Créer une présentation
Télécharger la présentation

Télécharger la présentation
## Robotic Pursue Evasion and Graph Search

- - - - - - - - - - - - - - - - - - - - - - - - - - - E N D - - - - - - - - - - - - - - - - - - - - - - - - - - -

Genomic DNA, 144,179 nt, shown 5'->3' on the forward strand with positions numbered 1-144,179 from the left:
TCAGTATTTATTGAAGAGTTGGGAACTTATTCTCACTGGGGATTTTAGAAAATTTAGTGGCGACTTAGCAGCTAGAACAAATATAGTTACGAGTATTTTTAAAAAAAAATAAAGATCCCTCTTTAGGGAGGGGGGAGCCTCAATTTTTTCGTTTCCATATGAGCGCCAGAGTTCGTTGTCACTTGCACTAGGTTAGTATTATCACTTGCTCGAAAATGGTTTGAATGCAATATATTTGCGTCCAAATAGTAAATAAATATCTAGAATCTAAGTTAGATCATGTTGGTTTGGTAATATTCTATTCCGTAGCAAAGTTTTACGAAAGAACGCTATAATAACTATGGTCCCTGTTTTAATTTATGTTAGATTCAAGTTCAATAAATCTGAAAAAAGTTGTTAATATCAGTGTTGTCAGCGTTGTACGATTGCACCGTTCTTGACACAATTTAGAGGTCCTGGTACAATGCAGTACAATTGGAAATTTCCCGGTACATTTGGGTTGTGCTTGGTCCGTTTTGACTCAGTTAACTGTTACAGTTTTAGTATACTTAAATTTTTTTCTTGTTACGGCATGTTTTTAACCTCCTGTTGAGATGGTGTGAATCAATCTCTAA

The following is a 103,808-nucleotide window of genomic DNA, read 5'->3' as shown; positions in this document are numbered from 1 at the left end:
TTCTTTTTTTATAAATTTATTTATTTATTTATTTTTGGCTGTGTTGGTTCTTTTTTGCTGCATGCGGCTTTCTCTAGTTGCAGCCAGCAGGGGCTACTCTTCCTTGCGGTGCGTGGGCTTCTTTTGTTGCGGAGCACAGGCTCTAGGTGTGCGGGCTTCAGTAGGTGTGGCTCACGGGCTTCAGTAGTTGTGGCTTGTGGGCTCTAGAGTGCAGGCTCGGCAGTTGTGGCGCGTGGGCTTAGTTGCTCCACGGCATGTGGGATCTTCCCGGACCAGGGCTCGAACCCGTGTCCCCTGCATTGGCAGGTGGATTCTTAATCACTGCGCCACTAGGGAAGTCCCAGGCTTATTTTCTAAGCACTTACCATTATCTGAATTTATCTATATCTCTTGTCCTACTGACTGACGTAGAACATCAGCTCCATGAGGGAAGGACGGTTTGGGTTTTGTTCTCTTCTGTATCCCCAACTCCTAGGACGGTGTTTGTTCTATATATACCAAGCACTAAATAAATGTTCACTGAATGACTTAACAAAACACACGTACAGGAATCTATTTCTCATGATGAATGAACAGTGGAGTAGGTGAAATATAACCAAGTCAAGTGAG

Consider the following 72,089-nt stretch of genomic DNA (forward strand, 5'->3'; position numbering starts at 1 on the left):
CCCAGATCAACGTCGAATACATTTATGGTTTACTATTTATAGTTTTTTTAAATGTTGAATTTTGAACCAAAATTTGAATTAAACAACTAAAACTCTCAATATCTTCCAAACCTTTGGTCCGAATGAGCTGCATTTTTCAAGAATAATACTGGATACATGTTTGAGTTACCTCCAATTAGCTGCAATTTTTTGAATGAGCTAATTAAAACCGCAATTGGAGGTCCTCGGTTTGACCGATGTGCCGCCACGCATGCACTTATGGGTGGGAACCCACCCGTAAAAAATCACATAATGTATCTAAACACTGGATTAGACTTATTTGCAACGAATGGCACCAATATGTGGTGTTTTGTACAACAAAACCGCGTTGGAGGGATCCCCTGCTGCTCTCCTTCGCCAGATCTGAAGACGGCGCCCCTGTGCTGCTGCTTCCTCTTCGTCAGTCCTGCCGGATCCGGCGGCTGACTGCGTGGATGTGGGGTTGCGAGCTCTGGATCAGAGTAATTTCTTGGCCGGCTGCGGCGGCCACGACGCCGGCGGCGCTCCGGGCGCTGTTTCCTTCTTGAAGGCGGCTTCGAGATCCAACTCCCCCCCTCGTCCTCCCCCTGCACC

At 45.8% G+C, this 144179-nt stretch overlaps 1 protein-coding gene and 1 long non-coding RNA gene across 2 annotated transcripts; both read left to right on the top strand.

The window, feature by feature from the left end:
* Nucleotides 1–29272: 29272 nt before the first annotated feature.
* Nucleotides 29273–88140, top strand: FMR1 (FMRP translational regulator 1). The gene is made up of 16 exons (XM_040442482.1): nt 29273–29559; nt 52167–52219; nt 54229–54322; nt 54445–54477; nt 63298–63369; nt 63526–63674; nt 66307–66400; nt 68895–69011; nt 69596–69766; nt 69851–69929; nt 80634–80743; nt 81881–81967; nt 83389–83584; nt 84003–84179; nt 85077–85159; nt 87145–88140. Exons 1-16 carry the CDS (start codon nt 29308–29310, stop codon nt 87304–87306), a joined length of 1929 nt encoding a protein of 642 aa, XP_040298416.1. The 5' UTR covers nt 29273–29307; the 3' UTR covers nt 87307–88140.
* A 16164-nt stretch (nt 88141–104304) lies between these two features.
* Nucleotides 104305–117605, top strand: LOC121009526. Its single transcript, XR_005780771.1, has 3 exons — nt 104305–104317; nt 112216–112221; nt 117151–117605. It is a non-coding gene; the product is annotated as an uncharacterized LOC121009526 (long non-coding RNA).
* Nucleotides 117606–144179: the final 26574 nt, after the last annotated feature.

**Athanasios Kehagias**Aristotle University of Thessaloniki (and Geoffrey A. Hollinger, Univ. of S. California) Robotic Pursue Evasionand Graph Search Robotic Pursuit Evasion And Graph Search**What will we talk about?**• Graph Search (GS): everybody knows it • Robotic Pursuit Evasion (PE): auro10_2.mp4 (from G. Hollinger’s thesis, CMU Robotics Institute) 2**Graph Search**• Mostly invisible evader (Parsons) • Very little about visible evader (Nowakowski) 3**Robotic Pursuit Evasion**Video: auro10_2.mp4 • Indoor environment / floorplan • Three pursuers • Dirty set • Node search 4**Applications of Robotic Search / PE**• Military • Search and Rescue • Tracking • Elderly care • Robotic exploration of hazardous sites • Computer games 5**Plan of the talk**• Historical review (1940-2010) • Models, algorithms, experiments, theorems • “Dimensions” of the PE problem • Desiderata • Questions • Discussion 6**Timeline**7**Prehistory**• The search problem in Operations Research (Koopman, 1942) • PE and Differential Games (R. Isaacs, 1955) • PE and Markov Decision Processes (Eaton and Zadeh, 1962) 8**Operations Research**• Probabilistic problem • Continuous geometry (can also be discrete) 9**Koopman, B.O., “The theory of search. III. The optimum**distribution of searching effort”, Operations Research, vol. 5, pp.613--626, 1957. • Koopman, B.O., Search and screening: general principles with historical applications, 1980. • Dobbie, J.M., “A survey of search theory”, Operations Research, vol. 16, pp. 525--537, 1968. • Benkoski, S.J. and Monticino, M.G. and Weisinger, J.R., “A survey of the search theory literature”, Naval Research Logistics, vol. 38, pp. 469--494, 1991 • Washburn, A.R., “Branch and bound methods for a search problem”, Naval Research Logistics, vol. 45, pp. 243--257, 1998 • Champagne, L. and Carl, EG and Hill, R., “Search theory, agent-based simulation, and u-boats in the bay of Biscay”, Simulation Conference, 2003, vol.1, pp. 991--998, 2004. 10**PE and Differential Games**• Continuous environment • x(t), y(t) positions of pursuer and evader • u(t), v(t) control functions of pursuer and evader • Pursuer’s gain: • Evader’s gain: 11**R. Isaacs, Differential Games, Wiley, 1965**• Vidal, R. and Shakernia, O. and Kim, H.J. and Shim, D.H. and Sastry, S. “Probabilistic pursuit-evasion games: theory, implementation, and experimental evaluation”, IEEE Trans. on Robotics and Automation, vol.18, pp. 662--669, 2002. • Li, D. and Cruz, JB and Chen, G. and Kwan, C. and Chang, M.H., “A hierarchical approach to multi-player pursuit-evasion differential games”, CDC-ECC'05, pp. 5674--5679, 2006. • Cao, H. and Ertin, E. and Kulathumani, V. and Sridharan, M. and Arora, A., “Differential games in large-scale sensor-actuator networks”, IPSN 2006, pp. 77--84, 2006. • Schenato, L. and Oh, S. and Sastry, S. and Bose, P., “Swarm coordination for pursuit evasion games using sensor networks”, ICRA 2005, pp. 2493--2498, 2006. • Bopardikar, S.D. and Bullo, F. and Hespanha, J.P., “On discrete-time pursuit-evasion games with sensing limitations”, IEEE Trans. on Robotics and Automation, vol. 24, pp.1429--1439, 2008 12**Markov Decision Processes (MDP)**• Discrete environment: a graph G=(V,E) • x(t): position of the pursuer • y(t): position of the evader • Evader is a Markov chain: with i,j in V • Pursuer chooses his position: • Joint state: z(t)=(x(t), y(t)) follows a “controlled” MC: 13**Markov Decision Processes**• Goal: choose u(t) to reach a state (i,i) • If the evader is visible we have full knowledge of z(t)=(x(t), y(t)) and it is a Markov Decision Process (MDP) • If the evader is invisible we have partial knowledge of z(t)=(x(t), y(t)) and it is a Partially Observable Markov Decision Process (POMDP) 14**Eaton, JH and Zadeh, LA , Optimal Pursuit Strategies in**Discrete-State Probabilistic Systems, ASME Transactions, Series D, Journal of Basic Engineering, vol. 84, 1962. • Hsu, D. and Lee, W.S. and Rong, N., A point-based POMDP planner for target tracking, ICRA 2008, pp. 1050-4729, 2008. • Miller, S.A. and Harris, Z.A. and Chong, E.K.P., “A POMDP framework for coordinated guidance of autonomous UAVs for multitarget tracking”, EURASIP Journal on Advances in Signal Processing, 2009. • Hutchinson, S.A. et al., “Game-Theoretic Analysis of a Visibility Based Pursuit-Evasion Game in the Presence of Obstacles”. ACC'09, pp. 373--378, 2009. • Basar, T., “Pursuit-evasion games in mobile networks, Ph.D. Thesis, 2010. 15**Flashlight Search**• Two non-robotic papers • Sugihara, K. and Suzuki, I. and Yamashita, M., “The searchlight scheduling problem”, SIAM Journal on Computing, vol.19, pp. 1024, 1990. • Suzuki, I. and Yamashita, M., “Searching for a mobile intruder in a polygonal region”, SIAM Journal on computing, vol. 21, pp.863, 1992. • They are in the Art Gallery tradition • They have implicitly influenced the robotics literature 16**The searchlight scheduling problem**• the searchers are stationary • they search by flashlight (a ray) • the direction of the flashlight can be changed continuously. • This paper does not cite the GS literature 17**A single mobile searcher**• Searcher can have different degrees of visibility • a searcher with k flashlights whose visibility is limited to k rays emanating from his position (k-searcher) • a searcher with a point light source who can see in all directions simultaneously (-searcher). • Necessary and sufficient conditions are presented for a polygon to be searchable by various searchers. • Studies the class of polygons for which the searcher with two flashlights is as capable as the searcher with a point light source • A necessary and sufficient condition is given for such polygons to be searchable by the searcher with two flashlights. • The complexity of generating a search schedule under some of these conditions is also discussed. • This paper cites Parsons, Megiddo and Lapaugh.**Visibility-based PE (S.M. Lavalle and coworkers)**• S. M. LaValle, D. Lin, L. J. Guibas, J.-C. Latombe, and R. Motwani. “Finding an unpredictable target in a workspace with obstacles”. ICRA 1997, pp. 737--742, 1997. • L. J. Guibas, J.-C. Latombe, S. M. LaValle, D. Lin, and R. Motwani. “Visibility-based pursuit-evasion in a polygonal environment”. LNCS vol. 1272, pp.17--30, 1997. • L. J. Guibas, J.-C. Latombe, S. M. LaValle, D. Lin, and R. Motwani. , “Visibility-based pursuit-evasion in a polygonal environment”. International Journal of Computational Geometry and Applications, vol. 9, pp. 471--494, 1999. • S. M. LaValle and J. Hinrichsen. “Visibility-based pursuit-evasion: An extension to curved environments”. IEEE Trans. On Robotics and Automation, vol. 17, pp.196--202, 2002. • And many more …(http://msl.cs.uiuc.edu/~lavalle/vispe.html) 20**Visibility-based PE (S.M. Lavalle and coworkers)**• These papers not only cite but actually discuss GS ideas • Search Number • Monotonicity • Etc. • This work has inspired many other robotics researchers • Many papers have been written on visibility-based PE • This research line continues vigorously to the present. 21**Assumptions**• Region is simply connected polygon (no holes) • The pursuer has a map • There is one pursuer, with 360 vision • The evader is captured as soon as seen by the pursuer • The evader is arbitrarily fast • The evader always knows the pursuer’s position 23**Key Concepts**• The polygonal region is denoted by F. • For every point x in F, the visibility polygon is and the invisibility set F–V(x) is the union of several disjoint simple connected polygons. • Some of these polygons are clean and some are dirty The boundary of V(x) consists of edges; • some of these are edges of the original F; • the remaining are gap edges (facing “free space”) 24**Invisibility set**Visibility polygon Gap edges (black is clean, Red is dirty) 25**A point x has a V(x), with n associated gaps (n 0) each**of which can be clean or dirty (i.e. the invisible component behind that gap will be clean or dirty). This information can be encoded in an n-long string (say of 0’s and 1’s) which we denote by B(x). Note: B(x) can also be the empty string. 26**Note: when we know x, we also know V(x) and so F–V(x),**i.e. the invisible components. And S F–V(x). So we don’t really need to put S in the state, B(x) suffices (and it is discrete). Also: we can discretize F (break it into cells) provided we do not lose any critical information. Critical information is how gaps change. We need a discretization that preserves this information. 27**Critical Gap Events**• A gap disappears • A gap appears (it gets a 0 label) • A gap splits into two gaps (they inherit the parents label) • Two gaps merge into a new one (it gets a 1 label if any of the original gaps had a 1) • Gaps can also change in noncritical ways (continuous transformation) • Assumption: we never have events which involve three gaps simultaneously 28**A gap disappears / appears**A gap splits into two / two gaps merge. 29**Conservative Discretization**• Form a discretization D={D1,…, DN} by: • extending all edges of F (inside F), • extending outward segments from all pairs of vertices (inside F) • Take all resulting sub-polygons as cells Di of the discretization. • This is a conservative discretization, i.e. no critical gap events occur while the pursuer moves inside one of the cells. 30**The rules:**Example: 31**Along with the state space, we have a state transition**graph. • We actually have two graphs: • Gc is the connectivity graph; it has N nodes (one per cell) and its edges follow the connectivity of the cells; it is an undirected graph. • GI is the information graph (the state transition graph) • nodes: for the i-th cell Di it has 2ninodes, where ni is the number of gaps associated with any x in Di • edges: they respect critical gap events and information changes. • Note: GI is a directed graph. 32**Example 1:**Undirected adjacency graph Discretized polygon Example clearing sequence: 1-2 1/1 -> 2 Directed information graph 33**Undirected adjacency graph**Example 2: Discretized polygon • Example clearing sequences: • 5-4-3-2 • 5/1 -> 4/1 -> 3/10 -> 2/0 • 3-4-3-2 • 3/11 -> 4/1 -> 3/10 -> 2/0 34 Directed information graph**Lavalle cites some of the classic graph search papers**(Parsons, Megiddo etc.) • but he does not perform GS in the classical sense • instead he performs a shortest path computation in the information graph. • He develops an algorithm to determine if a polygon is 1-searchable • He also performs a theoretical analysis • (In what follows H(F) is the search number of polygon F.) 35**37**(By Chung, Hollinger, and Isler )**Some characteristics of the approach**• Recontamination does help • The algorithm is computationally viable essentially only for 1- searchable polygons • (this is not the same as 1-searchable graphs) • The key concept in Lavalle’s formulation is visibility. • Lavalle’s work has been very influential, his papers are cited by many other works on robotic PE. • Most of these works keep the idea of visibility and visibility partition and try to find ways to make it computationally viable. 39**Hespanha**• Hespanha, J.P. and Kim, H.J. and Sastry, S., “Multiple-agent probabilistic pursuit-evasion games”, 38th Decision and Control Conference, vol.3, pp. 2432--2437,1999. • Hespanha, J.P. and Prandini, M. and Sastry, S., “Probabilistic pursuit-evasion games: A one-step Nash approach”, 39th Decision and Control Conference, vol.3, pp.2272-2277, 2000. He cites both Lavalle and the classic GS papers but his approach is quite different. • unknown maps • probabilistic formulation • game theoretic point of view His approach works on any discrete environment; his examples deal with grids. 40**Isler**• V. Isler, S. Kannan, and S. Khanna. “Randomized Pursuit-Evasion with Limited Visibility”. In ACM-SIAM Symposium on Discrete Algorithms, 2004. • V. Isler, S. Kannan, and S. Khanna. “Randomized Pursuit-Evasion in a Polygonal Environment”. IEEE Trans. on Robotics and Automation, 5(21):864--875, 2005. • V. Isler, S. Kannan, and S. Khanna. “Randomized Pursuit-Evasion with Local Visibility”. SIAM Journal on Discrete Mathematics, 1(20):26--41, 2006 41**Isler**• Probabilistic search • Algorithms and theorems about capture with high probability • Search on graphs: • evader has local visibility • evader and pursuer move simultaneously • Search on polygons • The lion-and-man game (geometric version of the cops-and-robbers game) 42**PE in polygonal regions**• Two lions can capture the man in any simply-connected polygon (Isler). • A single lion can capture the man in any simply-connected polygon in finite time (Isler). • In polygons with obstacles, multiple pursuers are necessary. • (Recently, Bhadauria et al. (2010) showed that three lions can capture the man in any polygon) • polygonal environments may require recontamination to clear with the minimal number of searchers. 43**44**(By Chung, Hollinger, and Isler )**Related Work on Probabilistic Graph Search**• Adler, M. and Racke, H. and Sivadasan, N. and Sohler, C. and Vocking, B., Randomized pursuit-evasion in graphs, Combinatorics, Probability and Computing, vol. 12, pp.225--244, 2003. • Alpern, S. and Gal, S., The theory of search games and rendezvous, 2003. 46**Gerkey, Thrun and Gordon**• Brian P. Gerkey, Sebastian Thrun, and Geoff Gordon. "Visibility-based pursuit-evasion with limited field of view". Intl. Journal of Robotics Research, vol.25, pp.299-316, 2006. • Brian P. Gerkey, Sebastian Thrun, and Geoff Gordon. "Parallel stochastic hill-climbing with small teams". In Multi-Robot Systems: From Swarms to Intelligent Automata, Vol. 3, pp. 65-77, Springer, 2005. 47**Gerkey, Thrun and Gordon**PE in polygonal environments, visibility-based discretizations In the first paper: • Visibility-based PE is extended to a limited field of view • New φ –searcher (instead of the k-searcher) • Finding the minimal number of φ-searchers is NP-complete • Complete algorithm for a single φ-searcher. In the second paper: • Market-based algorithms, heuristics and stochastic action selection • They address difficult multi-robot problems • The PARISH algorithm • Benchmark: visibility-based PE 48**Hollinger and Kehagias**• Guaranteed Search (Also Efficient Search) • G. Hollinger, S. Singh, J. Djugash, and A. Kehagias, "Efficient multi-robot search for a moving target," International Journal of Robotics Research, vol. 28, pp. 201-219, 2009. • A. Kehagias, G. Hollinger, and S. Singh, "A graph search algorithm for indoor pursuit/evasion," Mathematical and Computer Modeling, vol. 50, pp. 1305-1317, 2009. • A. Kehagias, G. Hollinger, and A. Gelastopoulos, "Searching the nodes of a graph: Theory and algorithms," ArXiv Repository, Tech. Rep. 0905.3359 • G. Hollinger, A. Kehagias, and S. Singh, "GSST: Anytime guaranteed search," Autonomous Robots, vol. 29, pp. 99-118, 2010. • G. Hollinger, A. Kehagias, and S. Singh, "Improving the efficiency of clearing with multi-agent teams," International Journal of Robotics Research, vol. 29, no. 8, pp. 1088-1105, 2010. • G. Hollinger, "Search in the physical world," Ph.D. dissertation, Robotics Institute, Carnegie Mellon University. 49**Characteristics of our approach**• Mainly indoor environments (can also handle outdoor). • Simple visibility model, simple discretization of environment. • Cells nodes, evader lives in the nodes (node search). • Evader is invisible, arbitrarily fast, omniscient. • Goal: minimal clearing search • Search must be “rooted” and “internal” • Search should be monotone and connected (but we also study nonmonotone and disconnected) • Our algorithms use tree search and Barriere’s algorithm • GSST (Guaranteed Search by Spanning Trees) • G-GSST (Guardless GSST) • Our algorithms use tree search and Barriere’s algorithm 50